Researchers first realized real-time GW-BSE investigations on Spin-Valley exciton dynamics

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Researchers first realized real-time GW-BSE investigations on Spin-Valley exciton dynamics
Researchers first realized real-time GW-BSE investigations on Spin-Valley exciton dynamics

Prof. ZHAO Jin’s research team from University of Science and Technology of China (USTC) has made important progress in the development of Spin-Valley exciton dynamics. The research developed an ab initio nonadiabatic molecular dynamics (NAMD) method based on for the spin-resolved exciton dynamics. The team gained the first clear and complete physical picture of valley exciton dynamics in MoS2 from the perspective of first-principles calculations based on GW plus real-time Bethe-Salpeter equation (GW + rtBSE-NAMD).

It can accurately include many-body effects at the level of first principles and break through the bottleneck of GW+BSE method in time-dependent dynamics. The research results were published in Science Advances.

From investigations on MoS2, the research provides a comprehensive picture of spin-valley exciton dynamics where the electron-phonon (e-ph) scattering, spin-orbit interaction (SOI), and electron-hole (e-h) interactions come into play collectively.

In this work, the team develop an ab initio NAMD method based on GW plus real-time propagation of BSE (GW + rtBSE-NAMD). The SOI is included by using the spinor basis sets, and the e-ph coupling is simulated by combining ab initio MD (AIMD) with real-time BSE. The team used the rigid dielectric function approximation and used GW + rtBSE-NAMD to investigate the spin-valley exciton dynamics in monolayer MoS2.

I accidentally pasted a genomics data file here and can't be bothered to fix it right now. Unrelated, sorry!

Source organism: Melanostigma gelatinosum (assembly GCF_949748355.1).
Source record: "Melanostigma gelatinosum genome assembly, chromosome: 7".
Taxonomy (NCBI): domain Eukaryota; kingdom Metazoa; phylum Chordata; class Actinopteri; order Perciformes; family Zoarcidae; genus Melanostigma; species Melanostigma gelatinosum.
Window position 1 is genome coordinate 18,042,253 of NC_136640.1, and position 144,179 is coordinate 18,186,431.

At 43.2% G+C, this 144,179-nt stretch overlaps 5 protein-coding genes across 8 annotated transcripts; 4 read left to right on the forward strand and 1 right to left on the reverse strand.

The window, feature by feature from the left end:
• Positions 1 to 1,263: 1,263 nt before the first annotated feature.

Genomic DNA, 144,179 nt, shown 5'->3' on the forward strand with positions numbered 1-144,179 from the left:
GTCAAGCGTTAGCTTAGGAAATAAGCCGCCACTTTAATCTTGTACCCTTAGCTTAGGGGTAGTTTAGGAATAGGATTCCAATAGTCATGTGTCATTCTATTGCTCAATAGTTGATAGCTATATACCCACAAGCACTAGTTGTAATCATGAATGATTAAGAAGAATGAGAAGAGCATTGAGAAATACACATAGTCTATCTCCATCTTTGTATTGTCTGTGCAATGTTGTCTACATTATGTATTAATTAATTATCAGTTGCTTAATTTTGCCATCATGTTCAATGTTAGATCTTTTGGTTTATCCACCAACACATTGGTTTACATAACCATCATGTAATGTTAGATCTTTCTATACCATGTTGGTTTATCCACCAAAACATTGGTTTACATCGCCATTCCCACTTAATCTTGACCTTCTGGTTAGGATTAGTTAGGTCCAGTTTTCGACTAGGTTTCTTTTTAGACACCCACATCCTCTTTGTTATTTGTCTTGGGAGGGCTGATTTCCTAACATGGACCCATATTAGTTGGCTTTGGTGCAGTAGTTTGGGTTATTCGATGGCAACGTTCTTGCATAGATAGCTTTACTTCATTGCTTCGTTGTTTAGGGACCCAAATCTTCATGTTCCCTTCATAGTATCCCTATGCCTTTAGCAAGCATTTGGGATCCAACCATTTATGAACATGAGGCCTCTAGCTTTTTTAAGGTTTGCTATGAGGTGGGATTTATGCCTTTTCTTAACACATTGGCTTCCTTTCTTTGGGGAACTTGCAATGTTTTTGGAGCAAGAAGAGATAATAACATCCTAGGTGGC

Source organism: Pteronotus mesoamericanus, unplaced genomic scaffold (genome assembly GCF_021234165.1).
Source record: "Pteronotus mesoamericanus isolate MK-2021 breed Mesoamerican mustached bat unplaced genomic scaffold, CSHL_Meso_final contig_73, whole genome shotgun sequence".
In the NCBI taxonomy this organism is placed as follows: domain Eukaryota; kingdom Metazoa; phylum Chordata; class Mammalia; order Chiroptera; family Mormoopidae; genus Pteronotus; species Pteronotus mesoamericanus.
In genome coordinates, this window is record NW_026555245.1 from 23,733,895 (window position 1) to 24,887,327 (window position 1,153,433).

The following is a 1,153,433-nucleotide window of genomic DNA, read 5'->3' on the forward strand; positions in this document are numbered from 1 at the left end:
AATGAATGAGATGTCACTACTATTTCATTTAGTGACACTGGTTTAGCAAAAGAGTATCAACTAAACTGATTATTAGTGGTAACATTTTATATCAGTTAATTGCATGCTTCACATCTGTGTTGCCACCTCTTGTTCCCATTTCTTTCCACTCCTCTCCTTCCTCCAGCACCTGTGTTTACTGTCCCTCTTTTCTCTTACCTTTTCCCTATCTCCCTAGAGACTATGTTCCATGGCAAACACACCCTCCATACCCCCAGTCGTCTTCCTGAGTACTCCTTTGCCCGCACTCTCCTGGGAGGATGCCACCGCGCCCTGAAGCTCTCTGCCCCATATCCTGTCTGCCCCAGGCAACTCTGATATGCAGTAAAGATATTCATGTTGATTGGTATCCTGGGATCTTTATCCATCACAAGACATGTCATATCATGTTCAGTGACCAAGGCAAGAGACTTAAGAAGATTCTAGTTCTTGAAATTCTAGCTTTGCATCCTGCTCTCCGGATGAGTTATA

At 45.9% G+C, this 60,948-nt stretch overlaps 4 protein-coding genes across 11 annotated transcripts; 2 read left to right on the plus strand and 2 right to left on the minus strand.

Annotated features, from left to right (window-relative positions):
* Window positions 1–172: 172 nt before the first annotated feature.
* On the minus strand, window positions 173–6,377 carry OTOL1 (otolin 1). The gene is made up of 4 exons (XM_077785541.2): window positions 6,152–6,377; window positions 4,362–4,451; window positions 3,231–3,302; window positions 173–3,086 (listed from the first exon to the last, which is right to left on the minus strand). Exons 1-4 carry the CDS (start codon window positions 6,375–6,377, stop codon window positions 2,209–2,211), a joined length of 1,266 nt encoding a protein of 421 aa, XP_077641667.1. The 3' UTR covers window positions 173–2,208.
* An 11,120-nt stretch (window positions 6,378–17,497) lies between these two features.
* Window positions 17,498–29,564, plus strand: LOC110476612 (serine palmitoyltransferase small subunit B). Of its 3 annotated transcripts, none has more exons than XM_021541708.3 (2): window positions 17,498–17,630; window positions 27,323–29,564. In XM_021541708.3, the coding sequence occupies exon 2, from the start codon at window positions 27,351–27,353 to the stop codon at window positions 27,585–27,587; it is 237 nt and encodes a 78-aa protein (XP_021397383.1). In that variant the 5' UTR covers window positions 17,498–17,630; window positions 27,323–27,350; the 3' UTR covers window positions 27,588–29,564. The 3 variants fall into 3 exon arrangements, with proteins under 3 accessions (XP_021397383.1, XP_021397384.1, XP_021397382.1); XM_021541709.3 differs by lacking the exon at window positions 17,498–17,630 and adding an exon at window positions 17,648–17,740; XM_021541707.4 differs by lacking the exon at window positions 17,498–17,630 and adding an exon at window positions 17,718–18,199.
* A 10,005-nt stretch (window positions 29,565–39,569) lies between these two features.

It is found that the intervalley bright exciton transition induces fast valley depolarization within a few picoseconds, which provide a direct evidence that e-h exchange interaction plays an essential role in the intervalley bright exciton transitions in TMD systems.

The newly developed GW + rtBSE-NAMD method provides a powerful tool to investigate the time- and spin-resolved exciton dynamics.

This method can also be widely applied to other material systems to study important physical problems such as exciton relaxation, lifetime, dissociation, and interaction with defects, opening the door to the field of exciton dynamics in solid materials based on first principles.

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